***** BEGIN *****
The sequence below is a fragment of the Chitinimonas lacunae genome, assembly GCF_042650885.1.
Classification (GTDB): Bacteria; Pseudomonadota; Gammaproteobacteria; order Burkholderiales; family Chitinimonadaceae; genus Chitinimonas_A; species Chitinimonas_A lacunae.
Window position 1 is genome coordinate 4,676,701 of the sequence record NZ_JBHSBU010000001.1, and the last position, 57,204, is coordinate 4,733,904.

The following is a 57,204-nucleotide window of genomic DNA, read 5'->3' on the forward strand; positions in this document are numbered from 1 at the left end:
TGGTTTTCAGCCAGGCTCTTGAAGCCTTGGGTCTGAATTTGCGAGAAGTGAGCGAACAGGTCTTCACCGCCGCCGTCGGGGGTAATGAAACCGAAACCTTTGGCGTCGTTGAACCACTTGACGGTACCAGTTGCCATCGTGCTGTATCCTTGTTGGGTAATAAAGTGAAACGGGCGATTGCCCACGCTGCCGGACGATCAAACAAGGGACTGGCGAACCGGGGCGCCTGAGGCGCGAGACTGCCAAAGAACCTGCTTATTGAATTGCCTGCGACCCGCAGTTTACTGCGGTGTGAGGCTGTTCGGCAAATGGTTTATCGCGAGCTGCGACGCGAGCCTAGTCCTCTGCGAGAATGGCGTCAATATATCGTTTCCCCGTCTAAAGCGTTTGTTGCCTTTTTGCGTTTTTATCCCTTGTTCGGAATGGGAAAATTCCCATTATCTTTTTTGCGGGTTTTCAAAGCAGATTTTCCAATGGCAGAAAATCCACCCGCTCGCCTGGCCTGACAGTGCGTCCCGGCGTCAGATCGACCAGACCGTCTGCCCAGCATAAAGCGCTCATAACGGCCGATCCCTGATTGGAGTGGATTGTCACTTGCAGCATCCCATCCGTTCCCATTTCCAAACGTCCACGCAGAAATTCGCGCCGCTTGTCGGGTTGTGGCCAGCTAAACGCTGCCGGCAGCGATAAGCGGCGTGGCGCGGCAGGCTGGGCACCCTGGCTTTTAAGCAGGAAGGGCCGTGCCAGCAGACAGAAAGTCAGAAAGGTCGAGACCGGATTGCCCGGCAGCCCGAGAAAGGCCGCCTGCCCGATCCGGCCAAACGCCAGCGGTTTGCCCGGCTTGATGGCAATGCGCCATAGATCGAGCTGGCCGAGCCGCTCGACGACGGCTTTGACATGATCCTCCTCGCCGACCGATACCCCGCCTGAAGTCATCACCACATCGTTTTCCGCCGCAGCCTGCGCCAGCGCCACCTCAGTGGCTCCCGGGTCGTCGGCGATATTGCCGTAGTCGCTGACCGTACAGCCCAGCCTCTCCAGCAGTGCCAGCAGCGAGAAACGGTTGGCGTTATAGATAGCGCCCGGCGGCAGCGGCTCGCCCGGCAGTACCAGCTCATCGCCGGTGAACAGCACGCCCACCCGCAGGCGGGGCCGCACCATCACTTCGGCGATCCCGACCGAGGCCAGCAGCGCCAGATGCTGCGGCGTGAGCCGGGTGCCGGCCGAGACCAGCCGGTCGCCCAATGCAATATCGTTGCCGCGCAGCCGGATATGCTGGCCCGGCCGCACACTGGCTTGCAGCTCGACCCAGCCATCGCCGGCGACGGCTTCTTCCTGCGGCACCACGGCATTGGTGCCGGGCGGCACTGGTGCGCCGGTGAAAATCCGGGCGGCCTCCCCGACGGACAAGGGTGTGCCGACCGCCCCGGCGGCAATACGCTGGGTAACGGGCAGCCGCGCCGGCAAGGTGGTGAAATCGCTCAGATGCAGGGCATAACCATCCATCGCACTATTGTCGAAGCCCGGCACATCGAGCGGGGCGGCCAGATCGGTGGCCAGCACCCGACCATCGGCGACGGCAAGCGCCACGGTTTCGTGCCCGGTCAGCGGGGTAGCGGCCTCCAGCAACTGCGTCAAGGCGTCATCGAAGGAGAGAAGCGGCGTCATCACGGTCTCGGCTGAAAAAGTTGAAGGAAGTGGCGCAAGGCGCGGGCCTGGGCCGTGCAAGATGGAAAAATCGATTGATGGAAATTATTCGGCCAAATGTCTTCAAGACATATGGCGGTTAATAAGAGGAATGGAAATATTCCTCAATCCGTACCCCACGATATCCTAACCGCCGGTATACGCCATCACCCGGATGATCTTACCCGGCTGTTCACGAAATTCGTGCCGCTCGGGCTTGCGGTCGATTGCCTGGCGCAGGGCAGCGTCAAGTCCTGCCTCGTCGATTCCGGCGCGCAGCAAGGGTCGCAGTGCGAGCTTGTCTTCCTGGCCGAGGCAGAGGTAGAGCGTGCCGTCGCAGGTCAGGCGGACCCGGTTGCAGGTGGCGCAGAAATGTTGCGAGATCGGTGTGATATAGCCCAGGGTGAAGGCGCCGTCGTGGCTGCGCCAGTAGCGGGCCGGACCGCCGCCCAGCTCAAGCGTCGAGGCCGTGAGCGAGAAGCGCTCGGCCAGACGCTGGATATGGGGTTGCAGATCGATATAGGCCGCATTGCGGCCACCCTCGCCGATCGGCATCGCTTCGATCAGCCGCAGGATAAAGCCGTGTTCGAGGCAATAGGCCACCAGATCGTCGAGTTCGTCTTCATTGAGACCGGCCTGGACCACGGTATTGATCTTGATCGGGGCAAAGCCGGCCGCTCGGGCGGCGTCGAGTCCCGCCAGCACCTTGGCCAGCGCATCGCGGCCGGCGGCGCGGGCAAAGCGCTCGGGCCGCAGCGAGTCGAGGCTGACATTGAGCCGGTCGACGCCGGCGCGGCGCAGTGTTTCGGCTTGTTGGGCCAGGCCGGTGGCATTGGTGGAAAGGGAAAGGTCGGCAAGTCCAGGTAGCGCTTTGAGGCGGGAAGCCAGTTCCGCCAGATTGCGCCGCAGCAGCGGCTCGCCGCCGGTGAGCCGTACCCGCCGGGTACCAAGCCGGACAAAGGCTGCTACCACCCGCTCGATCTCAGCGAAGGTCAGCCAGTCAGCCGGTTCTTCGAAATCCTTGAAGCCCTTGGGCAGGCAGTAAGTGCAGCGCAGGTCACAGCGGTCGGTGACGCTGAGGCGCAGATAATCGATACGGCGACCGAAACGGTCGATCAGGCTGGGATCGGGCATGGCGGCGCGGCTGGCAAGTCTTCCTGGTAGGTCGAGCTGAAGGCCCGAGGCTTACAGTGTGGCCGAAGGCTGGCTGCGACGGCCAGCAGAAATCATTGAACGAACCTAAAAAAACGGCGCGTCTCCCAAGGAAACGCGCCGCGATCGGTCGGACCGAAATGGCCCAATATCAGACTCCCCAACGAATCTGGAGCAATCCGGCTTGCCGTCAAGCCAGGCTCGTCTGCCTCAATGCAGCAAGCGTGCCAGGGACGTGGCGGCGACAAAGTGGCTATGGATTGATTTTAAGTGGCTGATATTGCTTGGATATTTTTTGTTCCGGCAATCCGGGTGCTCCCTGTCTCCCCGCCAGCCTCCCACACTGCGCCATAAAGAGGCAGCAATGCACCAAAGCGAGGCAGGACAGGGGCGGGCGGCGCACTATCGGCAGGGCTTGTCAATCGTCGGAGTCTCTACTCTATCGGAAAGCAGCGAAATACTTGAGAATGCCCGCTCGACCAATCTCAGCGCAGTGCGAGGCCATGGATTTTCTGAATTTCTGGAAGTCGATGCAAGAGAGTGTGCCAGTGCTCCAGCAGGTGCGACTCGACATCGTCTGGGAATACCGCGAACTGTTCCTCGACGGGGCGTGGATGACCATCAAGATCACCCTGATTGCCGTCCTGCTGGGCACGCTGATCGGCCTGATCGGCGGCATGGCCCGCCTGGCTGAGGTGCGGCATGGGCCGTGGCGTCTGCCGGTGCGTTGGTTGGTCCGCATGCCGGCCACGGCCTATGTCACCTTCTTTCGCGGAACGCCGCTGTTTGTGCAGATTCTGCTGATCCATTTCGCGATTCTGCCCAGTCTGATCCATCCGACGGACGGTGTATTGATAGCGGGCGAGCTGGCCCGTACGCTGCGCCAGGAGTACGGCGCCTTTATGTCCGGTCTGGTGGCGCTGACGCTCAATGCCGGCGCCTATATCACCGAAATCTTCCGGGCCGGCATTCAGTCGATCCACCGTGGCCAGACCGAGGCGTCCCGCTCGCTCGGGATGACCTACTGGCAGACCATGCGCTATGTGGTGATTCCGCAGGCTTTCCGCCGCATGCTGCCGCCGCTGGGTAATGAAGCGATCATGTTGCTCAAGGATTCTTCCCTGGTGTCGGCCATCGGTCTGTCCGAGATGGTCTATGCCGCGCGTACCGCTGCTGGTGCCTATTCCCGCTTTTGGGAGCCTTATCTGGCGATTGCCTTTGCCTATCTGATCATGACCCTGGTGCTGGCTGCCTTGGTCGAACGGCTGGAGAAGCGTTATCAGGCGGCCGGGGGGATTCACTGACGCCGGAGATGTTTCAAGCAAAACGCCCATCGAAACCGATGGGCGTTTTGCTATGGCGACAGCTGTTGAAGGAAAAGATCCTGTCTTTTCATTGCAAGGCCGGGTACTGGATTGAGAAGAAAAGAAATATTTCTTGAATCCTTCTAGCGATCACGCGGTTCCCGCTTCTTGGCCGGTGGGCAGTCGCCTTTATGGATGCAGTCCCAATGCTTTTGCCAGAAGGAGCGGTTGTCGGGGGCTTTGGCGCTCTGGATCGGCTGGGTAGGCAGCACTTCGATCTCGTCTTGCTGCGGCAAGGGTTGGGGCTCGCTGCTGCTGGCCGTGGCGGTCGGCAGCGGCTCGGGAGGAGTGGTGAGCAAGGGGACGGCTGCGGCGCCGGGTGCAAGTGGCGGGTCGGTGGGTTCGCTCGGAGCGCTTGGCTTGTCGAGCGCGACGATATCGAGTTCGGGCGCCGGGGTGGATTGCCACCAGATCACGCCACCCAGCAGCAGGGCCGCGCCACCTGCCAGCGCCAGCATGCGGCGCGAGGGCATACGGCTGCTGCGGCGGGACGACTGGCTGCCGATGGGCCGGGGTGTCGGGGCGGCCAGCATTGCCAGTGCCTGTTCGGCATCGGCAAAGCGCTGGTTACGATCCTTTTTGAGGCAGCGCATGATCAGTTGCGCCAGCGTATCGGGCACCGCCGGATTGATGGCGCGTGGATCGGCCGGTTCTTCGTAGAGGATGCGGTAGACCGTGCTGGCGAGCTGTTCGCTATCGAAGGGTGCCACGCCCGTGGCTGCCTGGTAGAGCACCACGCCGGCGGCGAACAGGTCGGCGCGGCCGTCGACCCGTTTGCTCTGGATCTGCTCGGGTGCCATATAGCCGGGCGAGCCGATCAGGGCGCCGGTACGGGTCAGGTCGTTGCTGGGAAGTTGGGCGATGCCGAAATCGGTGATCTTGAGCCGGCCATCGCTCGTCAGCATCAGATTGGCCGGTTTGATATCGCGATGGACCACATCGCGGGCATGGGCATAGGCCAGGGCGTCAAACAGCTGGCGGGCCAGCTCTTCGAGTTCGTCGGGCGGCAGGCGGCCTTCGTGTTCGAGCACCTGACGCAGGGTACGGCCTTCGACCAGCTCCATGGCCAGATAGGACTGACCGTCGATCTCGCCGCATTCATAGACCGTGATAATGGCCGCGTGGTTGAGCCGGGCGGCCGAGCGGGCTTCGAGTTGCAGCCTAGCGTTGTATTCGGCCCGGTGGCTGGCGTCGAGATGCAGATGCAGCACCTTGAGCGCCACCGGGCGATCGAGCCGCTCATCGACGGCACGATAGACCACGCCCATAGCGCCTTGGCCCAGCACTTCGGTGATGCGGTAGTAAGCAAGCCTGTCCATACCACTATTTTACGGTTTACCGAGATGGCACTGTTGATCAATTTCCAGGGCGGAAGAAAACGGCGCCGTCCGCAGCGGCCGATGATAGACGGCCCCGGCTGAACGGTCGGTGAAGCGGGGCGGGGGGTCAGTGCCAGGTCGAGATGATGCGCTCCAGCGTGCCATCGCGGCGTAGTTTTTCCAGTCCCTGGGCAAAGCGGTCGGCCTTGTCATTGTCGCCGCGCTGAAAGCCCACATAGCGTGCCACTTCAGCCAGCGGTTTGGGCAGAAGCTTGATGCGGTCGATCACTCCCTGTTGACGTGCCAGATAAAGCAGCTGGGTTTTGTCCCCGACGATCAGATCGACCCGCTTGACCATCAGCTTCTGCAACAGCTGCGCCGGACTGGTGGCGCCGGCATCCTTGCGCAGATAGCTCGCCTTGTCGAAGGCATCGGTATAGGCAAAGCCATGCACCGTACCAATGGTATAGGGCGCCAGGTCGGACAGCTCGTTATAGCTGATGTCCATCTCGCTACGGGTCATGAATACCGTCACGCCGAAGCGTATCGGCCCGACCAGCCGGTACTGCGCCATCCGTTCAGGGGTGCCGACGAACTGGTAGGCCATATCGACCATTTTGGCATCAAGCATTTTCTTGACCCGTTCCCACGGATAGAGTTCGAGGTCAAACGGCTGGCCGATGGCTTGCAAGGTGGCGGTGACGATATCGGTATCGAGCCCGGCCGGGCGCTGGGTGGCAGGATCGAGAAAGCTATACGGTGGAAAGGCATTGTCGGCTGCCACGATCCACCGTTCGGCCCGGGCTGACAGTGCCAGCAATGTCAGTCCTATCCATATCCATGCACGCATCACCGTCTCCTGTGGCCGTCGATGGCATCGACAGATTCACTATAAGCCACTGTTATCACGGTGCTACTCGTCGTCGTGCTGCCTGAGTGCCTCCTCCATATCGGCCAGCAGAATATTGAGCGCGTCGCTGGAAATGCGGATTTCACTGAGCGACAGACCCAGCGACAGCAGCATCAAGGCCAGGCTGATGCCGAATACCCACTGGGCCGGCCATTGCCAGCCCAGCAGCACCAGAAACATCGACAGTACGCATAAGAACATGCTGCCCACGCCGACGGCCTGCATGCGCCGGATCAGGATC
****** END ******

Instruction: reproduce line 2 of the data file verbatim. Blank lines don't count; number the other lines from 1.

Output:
Classification (GTDB): Bacteria; Pseudomonadota; Gammaproteobacteria; order Burkholderiales; family Chitinimonadaceae; genus Chitinimonas_A; species Chitinimonas_A lacunae.